|Publication number||US6870087 B1|
|Application number||US 10/245,976|
|Publication date||Mar 22, 2005|
|Filing date||Sep 16, 2002|
|Priority date||Sep 14, 2001|
|Publication number||10245976, 245976, US 6870087 B1, US 6870087B1, US-B1-6870087, US6870087 B1, US6870087B1|
|Original Assignee||Patrick Gallagher|
|Export Citation||BiBTeX, EndNote, RefMan|
|Patent Citations (22), Referenced by (36), Classifications (36), Legal Events (5)|
|External Links: USPTO, USPTO Assignment, Espacenet|
This application claims priority to U.S. Provisional Patent Application Ser. No. 60/322,939, entitled “Combination Photovoltaic, Thermal Solar Panel and Roofing Material”, to Gallagher, filed on Sep. 14, 2001, and the specification thereof is incorporated herein by reference.
1. Field of the Invention (Technical Field)
The present invention relates to the field of photovoltaic modules, in particular to photovoltaic modules amenable to automated assembly for utilization in a fixed or sunlight-tracking array.
2. Background Art
Photovoltaic (PV) modules, also referred to as PV “panels” or “collectors” are used to collect sunlight for conversion into useful forms of energy, particularly for the generation of electricity for use in industrial applications and homes. The typical PV module has remained relatively unchanged from its original configuration of approximately thirty years ago.
The solar cells of a PV module are electrically connected end-to-end in series in a “string” so that the voltage from each cell is added to the voltage of the adjacent cell. These strings, or rows, of cells are then placed adjacent to one another, each row of cells being electrically connected in series with the adjacent row by a bus bar as indicated at 304. The resulting array is therefore one continuous series of solar cells arranged in a serpentine manner as shown in FIG. 8. Sometimes, the PV strings are connected in a series/parallel combination.
This array of solar cells is encapsulated within a transparent polymer 306, 306′ to seal the solar cells from the elements. The encapsulant is in turn sandwiched between tempered glass 308 on the front surface where photons strike and a polymer sheet 310 on the back surface. This panel 310 provides a moisture barrier. An aluminum frame 312 protects the perimeter of the tempered glass 308 on the front surface of the PV module and also provides a mounting frame for the module. A junction box 314 provides the electrical connection to the module.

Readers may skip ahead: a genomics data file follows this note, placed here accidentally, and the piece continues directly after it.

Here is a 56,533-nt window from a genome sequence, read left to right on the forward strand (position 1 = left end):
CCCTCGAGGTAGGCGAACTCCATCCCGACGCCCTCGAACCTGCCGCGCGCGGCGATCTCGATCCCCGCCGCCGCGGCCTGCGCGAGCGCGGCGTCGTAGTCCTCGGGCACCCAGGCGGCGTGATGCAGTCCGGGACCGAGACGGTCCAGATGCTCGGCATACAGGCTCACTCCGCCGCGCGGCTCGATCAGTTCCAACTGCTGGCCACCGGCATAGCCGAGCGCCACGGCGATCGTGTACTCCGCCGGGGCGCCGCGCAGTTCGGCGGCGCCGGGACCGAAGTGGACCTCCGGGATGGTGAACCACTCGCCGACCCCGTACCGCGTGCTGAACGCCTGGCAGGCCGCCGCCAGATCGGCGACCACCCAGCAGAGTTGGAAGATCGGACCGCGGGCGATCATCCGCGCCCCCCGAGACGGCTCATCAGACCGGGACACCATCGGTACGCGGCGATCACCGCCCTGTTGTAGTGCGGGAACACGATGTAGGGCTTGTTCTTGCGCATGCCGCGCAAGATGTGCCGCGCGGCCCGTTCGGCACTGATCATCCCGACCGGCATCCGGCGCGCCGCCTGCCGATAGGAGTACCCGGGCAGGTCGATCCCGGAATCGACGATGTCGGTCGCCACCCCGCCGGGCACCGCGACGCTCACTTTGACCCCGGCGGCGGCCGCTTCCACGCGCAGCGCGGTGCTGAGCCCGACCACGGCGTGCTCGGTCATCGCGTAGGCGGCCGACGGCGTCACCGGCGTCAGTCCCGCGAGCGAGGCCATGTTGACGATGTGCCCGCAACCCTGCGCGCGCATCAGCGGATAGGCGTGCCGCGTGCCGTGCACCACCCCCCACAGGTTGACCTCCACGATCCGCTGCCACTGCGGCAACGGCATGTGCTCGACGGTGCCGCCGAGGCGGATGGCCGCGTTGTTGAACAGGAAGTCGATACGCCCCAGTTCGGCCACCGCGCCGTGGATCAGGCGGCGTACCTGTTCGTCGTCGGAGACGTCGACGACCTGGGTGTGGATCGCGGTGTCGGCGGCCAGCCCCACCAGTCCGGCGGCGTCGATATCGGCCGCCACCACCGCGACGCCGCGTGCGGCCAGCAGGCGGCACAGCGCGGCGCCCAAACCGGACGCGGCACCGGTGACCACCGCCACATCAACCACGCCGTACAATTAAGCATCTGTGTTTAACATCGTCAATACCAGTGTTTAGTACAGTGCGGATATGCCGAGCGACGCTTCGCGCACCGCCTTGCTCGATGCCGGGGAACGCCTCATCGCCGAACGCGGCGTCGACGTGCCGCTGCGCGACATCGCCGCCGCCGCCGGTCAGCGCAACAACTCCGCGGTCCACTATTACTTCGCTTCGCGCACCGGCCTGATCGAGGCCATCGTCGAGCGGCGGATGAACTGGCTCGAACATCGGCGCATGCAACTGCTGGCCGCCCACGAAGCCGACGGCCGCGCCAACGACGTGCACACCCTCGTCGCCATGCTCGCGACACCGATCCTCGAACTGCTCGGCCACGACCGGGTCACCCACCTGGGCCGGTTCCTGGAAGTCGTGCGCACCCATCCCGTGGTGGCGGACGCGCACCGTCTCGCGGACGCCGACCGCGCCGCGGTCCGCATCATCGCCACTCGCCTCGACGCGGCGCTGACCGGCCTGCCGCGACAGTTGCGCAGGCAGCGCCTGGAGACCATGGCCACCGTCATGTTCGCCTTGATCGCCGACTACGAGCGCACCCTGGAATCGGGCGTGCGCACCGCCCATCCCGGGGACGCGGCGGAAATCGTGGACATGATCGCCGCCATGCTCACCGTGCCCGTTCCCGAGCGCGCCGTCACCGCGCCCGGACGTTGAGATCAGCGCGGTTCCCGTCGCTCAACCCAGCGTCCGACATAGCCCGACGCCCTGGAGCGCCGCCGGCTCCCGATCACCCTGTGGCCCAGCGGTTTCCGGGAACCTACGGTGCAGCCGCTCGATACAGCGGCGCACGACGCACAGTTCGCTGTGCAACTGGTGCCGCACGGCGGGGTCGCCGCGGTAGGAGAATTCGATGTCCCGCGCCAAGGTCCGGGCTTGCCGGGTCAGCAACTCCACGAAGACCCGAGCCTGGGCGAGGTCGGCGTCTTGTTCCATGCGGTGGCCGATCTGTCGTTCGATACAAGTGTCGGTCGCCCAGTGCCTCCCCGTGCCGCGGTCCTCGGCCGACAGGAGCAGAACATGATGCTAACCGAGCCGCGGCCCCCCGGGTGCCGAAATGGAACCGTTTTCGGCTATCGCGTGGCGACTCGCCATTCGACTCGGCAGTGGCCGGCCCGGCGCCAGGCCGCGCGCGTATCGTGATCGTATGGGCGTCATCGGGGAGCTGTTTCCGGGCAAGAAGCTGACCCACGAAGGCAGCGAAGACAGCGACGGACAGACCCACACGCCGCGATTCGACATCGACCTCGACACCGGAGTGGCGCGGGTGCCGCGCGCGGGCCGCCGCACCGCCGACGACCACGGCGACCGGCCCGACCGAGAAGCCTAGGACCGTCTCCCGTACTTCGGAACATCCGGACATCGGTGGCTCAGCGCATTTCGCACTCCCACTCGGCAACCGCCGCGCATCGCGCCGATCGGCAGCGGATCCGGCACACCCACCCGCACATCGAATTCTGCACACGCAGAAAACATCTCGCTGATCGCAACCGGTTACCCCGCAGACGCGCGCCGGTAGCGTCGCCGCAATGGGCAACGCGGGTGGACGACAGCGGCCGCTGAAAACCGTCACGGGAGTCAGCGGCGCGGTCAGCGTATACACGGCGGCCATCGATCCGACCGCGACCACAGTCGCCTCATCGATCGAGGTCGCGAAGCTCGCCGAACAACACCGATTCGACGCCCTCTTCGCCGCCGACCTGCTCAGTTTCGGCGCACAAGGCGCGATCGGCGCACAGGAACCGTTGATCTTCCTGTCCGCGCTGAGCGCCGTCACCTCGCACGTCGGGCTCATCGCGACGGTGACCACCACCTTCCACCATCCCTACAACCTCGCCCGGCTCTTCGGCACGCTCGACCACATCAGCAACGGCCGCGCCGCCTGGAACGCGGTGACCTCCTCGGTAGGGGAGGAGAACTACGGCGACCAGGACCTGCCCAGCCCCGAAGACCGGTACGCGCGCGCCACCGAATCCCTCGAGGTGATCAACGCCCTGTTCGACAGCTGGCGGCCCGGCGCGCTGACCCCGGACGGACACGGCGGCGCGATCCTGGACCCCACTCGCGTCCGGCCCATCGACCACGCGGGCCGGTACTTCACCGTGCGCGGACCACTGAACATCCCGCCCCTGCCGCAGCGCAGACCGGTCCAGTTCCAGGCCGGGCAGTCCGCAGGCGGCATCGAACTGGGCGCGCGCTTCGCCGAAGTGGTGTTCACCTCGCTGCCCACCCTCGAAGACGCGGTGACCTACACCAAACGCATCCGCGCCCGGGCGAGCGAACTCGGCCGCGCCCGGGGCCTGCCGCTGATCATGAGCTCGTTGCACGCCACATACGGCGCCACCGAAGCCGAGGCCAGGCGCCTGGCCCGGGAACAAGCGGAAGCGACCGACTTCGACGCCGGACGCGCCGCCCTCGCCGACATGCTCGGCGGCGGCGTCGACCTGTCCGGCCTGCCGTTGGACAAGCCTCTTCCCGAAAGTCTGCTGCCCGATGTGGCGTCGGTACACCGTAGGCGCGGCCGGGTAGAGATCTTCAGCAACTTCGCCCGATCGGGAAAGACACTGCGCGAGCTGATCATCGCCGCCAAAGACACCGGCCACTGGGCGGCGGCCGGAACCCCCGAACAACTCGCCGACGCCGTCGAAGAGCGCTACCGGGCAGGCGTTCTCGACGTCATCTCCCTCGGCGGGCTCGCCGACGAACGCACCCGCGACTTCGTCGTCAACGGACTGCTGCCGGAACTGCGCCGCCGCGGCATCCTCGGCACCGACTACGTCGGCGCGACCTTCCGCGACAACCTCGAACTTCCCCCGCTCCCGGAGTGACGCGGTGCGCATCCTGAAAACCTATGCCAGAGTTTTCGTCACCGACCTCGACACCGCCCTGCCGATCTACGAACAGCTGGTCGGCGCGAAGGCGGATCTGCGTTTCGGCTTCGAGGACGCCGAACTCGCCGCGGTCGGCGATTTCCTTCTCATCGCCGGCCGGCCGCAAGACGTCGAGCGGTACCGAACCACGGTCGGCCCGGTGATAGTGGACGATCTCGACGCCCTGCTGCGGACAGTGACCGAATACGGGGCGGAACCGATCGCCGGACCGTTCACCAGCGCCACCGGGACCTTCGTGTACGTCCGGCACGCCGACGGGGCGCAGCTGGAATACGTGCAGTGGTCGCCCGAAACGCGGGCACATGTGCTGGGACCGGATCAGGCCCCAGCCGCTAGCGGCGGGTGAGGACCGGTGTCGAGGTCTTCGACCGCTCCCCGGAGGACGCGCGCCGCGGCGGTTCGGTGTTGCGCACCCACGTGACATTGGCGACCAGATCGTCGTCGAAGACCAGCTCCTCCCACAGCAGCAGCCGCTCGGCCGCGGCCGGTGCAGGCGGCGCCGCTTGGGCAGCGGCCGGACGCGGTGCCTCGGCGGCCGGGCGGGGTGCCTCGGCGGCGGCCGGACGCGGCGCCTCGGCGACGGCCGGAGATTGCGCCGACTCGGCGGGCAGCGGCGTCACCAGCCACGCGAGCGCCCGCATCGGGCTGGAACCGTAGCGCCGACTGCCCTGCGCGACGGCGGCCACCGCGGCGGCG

Fabrication of the individual solar cells and the assembly, or “stringing”, of cells together in series is typically performed in an automated fashion. The remaining manufacturing tasks are less amenable to automation. In particular, the connection of one string of solar cells to the next in a serpentine fashion requires an assembly technician to manually connect the end of one string to another via a suitable conductor. In particular, there are three facets of the prior art PV module configuration that make automated assembly difficult: 1) Every other string must be turned around so that its electrical polarity forms a continuous serpentine series electrical circuit. Turning the strings requires a large amount of factory space and is fraught with opportunity to damage the circuit. 2) Placing a turned string next to the adjacent string requires precision and the ability to ensure that it has been placed correctly. If the strings are not spaced apart adequately, solar cells in adjacent strings can be damaged; however, if the strings are not spaced close enough together, the array will not fit into the frame 312. 3) A terminal bar must be placed at the ends of adjacent strings and soldered into the overall circuit to make the series chain complete. To perform these tasks automatically requires a large capital expense in the form of robots or other programmable equipment capable of performing precise and complex maneuvers. The result has been that the expense of manufacturing PV modules renders large-scale production of PV modules cost-prohibitive.